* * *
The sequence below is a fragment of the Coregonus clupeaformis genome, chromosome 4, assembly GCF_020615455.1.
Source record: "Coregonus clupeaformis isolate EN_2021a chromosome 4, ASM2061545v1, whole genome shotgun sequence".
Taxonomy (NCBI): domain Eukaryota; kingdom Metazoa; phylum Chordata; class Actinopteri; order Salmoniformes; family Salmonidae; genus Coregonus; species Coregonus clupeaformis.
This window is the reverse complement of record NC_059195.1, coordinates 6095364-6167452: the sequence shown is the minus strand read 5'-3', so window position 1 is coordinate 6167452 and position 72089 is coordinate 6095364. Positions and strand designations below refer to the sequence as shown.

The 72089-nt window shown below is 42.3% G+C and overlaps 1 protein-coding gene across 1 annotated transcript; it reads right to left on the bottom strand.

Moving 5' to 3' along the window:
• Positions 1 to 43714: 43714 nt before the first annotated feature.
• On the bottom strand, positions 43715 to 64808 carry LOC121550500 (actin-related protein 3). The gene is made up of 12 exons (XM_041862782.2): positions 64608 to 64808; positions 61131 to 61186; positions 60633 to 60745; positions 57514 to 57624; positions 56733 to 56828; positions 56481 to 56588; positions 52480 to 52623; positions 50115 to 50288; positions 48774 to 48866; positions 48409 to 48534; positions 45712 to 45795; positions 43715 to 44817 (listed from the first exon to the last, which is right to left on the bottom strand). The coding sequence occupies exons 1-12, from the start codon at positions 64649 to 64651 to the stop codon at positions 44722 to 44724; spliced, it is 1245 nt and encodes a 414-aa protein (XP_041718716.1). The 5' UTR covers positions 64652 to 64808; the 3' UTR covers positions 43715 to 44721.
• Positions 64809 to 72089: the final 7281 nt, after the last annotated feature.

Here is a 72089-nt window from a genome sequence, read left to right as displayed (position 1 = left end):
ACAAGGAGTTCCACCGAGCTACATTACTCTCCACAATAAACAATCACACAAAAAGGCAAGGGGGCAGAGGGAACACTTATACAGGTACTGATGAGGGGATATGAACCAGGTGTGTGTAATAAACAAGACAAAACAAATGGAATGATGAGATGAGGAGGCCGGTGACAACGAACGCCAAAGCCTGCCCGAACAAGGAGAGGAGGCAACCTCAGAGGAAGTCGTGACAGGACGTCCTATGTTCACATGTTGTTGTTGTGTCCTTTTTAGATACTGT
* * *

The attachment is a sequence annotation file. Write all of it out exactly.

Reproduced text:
The sequence below is a fragment of the Coregonus clupeaformis genome, chromosome 4, assembly GCF_020615455.1.
Source record: "Coregonus clupeaformis isolate EN_2021a chromosome 4, ASM2061545v1, whole genome shotgun sequence".
Taxonomy (NCBI): domain Eukaryota; kingdom Metazoa; phylum Chordata; class Actinopteri; order Salmoniformes; family Salmonidae; genus Coregonus; species Coregonus clupeaformis.
This window is the reverse complement of record NC_059195.1, coordinates 6095364-6167452: the sequence shown is the minus strand read 5'-3', so window position 1 is coordinate 6167452 and position 72089 is coordinate 6095364. Positions and strand designations below refer to the sequence as shown.

The 72089-nt window shown below is 42.3% G+C and overlaps 1 protein-coding gene across 1 annotated transcript; it reads right to left on the bottom strand.

Moving 5' to 3' along the window:
• Positions 1 to 43714: 43714 nt before the first annotated feature.
• On the bottom strand, positions 43715 to 64808 carry LOC121550500 (actin-related protein 3). The gene is made up of 12 exons (XM_041862782.2): positions 64608 to 64808; positions 61131 to 61186; positions 60633 to 60745; positions 57514 to 57624; positions 56733 to 56828; positions 56481 to 56588; positions 52480 to 52623; positions 50115 to 50288; positions 48774 to 48866; positions 48409 to 48534; positions 45712 to 45795; positions 43715 to 44817 (listed from the first exon to the last, which is right to left on the bottom strand). The coding sequence occupies exons 1-12, from the start codon at positions 64649 to 64651 to the stop codon at positions 44722 to 44724; spliced, it is 1245 nt and encodes a 414-aa protein (XP_041718716.1). The 5' UTR covers positions 64652 to 64808; the 3' UTR covers positions 43715 to 44721.
• Positions 64809 to 72089: the final 7281 nt, after the last annotated feature.

Here is a 72089-nt window from a genome sequence, read left to right as displayed (position 1 = left end):
ACAAGGAGTTCCACCGAGCTACATTACTCTCCACAATAAACAATCACACAAAAAGGCAAGGGGGCAGAGGGAACACTTATACAGGTACTGATGAGGGGATATGAACCAGGTGTGTGTAATAAACAAGACAAAACAAATGGAATGATGAGATGAGGAGGCCGGTGACAACGAACGCCAAAGCCTGCCCGAACAAGGAGAGGAGGCAACCTCAGAGGAAGTCGTGACAGGACGTCCTATGTTCACATGTTGTTGTTGTGTCCTTTTTAGATACTGT